Creating personalized emails has never been easier with the ClickDimensions personalization tool. However, things can sometimes get a little tricky if you’re sending an email to both leads and contacts. Often the placeholder text can interfere, making the email introduction look a little clunky.

By utilizing the assign statement, we can be confident that the right introduction is presented every time we send an email. First, let’s take a look at how to build an assign statement and what it does.

An assign statement will assign a specific value to a variable. Think of it as a shortcut that makes writing the same interpolation multiple times so much easier. Here’s an example:

<#assign[0]!”Customer” />

This statement assigns whatever value is held in to the variable fname. So, once the assign statement has been written, we can now type the following:


So essentially:

<#assign[0]!”Customer” /> ${fname}

Is the same as:


In the case of the above contact, both snippets of code would produce the value of Lewis “The Lazer.”

At this point, you might be thinking that writing this out using the assign statement seems like a lot more work. However, if you have the recipient’s first name in multiple places in an email, it makes writing out the code a whole lot faster.

Now that we understand how the assign statement works, let’s examine creating that flawless introduction. If we are sending an email to leads and contacts, you would often see the following code written:

Hi ${[0]!”Customer”}${Recipient.lead.firstname[0]!””}

While sending this to a Contact with a value for first name will produce a correct result, sending this to a lead will cause issues. Since a lead does not have a value for contact.firstname, the word contact will always appear before the lead’s name.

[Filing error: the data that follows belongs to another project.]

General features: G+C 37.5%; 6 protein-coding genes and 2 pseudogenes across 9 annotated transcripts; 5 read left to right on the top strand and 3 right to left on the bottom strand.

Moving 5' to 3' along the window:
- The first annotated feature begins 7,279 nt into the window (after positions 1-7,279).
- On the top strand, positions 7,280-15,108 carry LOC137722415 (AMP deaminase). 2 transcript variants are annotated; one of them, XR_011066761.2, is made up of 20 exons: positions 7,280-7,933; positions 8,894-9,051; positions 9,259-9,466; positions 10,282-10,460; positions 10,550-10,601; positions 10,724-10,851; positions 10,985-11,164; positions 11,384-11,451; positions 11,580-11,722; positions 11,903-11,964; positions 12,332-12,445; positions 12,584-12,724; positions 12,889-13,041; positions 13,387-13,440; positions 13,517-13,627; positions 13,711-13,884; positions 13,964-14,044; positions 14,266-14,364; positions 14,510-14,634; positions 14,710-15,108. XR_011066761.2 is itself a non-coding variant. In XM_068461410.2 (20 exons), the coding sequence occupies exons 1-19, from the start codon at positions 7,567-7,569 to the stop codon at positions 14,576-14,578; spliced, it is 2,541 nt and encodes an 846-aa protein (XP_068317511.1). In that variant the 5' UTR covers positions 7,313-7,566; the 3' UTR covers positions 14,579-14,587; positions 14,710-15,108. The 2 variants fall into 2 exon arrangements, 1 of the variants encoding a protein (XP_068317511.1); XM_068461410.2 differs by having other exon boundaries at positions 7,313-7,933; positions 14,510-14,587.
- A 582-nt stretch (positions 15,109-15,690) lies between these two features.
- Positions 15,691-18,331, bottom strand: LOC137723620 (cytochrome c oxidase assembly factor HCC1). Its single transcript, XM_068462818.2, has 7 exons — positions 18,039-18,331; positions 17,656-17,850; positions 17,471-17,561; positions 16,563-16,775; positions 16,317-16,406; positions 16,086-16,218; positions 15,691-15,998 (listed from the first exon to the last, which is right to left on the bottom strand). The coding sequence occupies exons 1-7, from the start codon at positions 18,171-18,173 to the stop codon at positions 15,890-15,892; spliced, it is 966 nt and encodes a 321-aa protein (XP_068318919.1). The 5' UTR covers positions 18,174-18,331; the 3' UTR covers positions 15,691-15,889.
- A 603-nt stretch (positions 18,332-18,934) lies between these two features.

So how can we ensure the correct greeting each time? We can use an assign statement. Consider the following code snippet:

<#assign leadfname=Recipient.lead.firstname[0]!”Customer” />


Let’s break this down:

Lewis is a contact we are sending the email to, so the first part of the interpolation applies ( and the value of Lewis “The Lazer” will be populated.
Oscar is a lead we are sending an email to, so the first part of the interpolation will not apply. This means the engine will look to the placeholder for the stand-in value. Because the stand-in value is a variable referencing Recipient.lead.firstname the email will populate in with the value of Oscar.
Accounts or contacts/leads with no first name value
Finally, if we send this email to an account record – the first interpolation references a contact, which is not applicable so we reference the placeholder. The placeholder references a lead, which is also not applicable. In our assign statement we put in a placeholder for the lead interpolation of “Customer.” Because neither of the two interpolations applied, a value of Customer will be displayed. This also rings true for any lead or contact that does not have a value for first name.

By using this method of combining assign statements with placeholders, we can ensure the right message is sent every time without worrying about placeholders showing incorrectly.

Happy Marketing!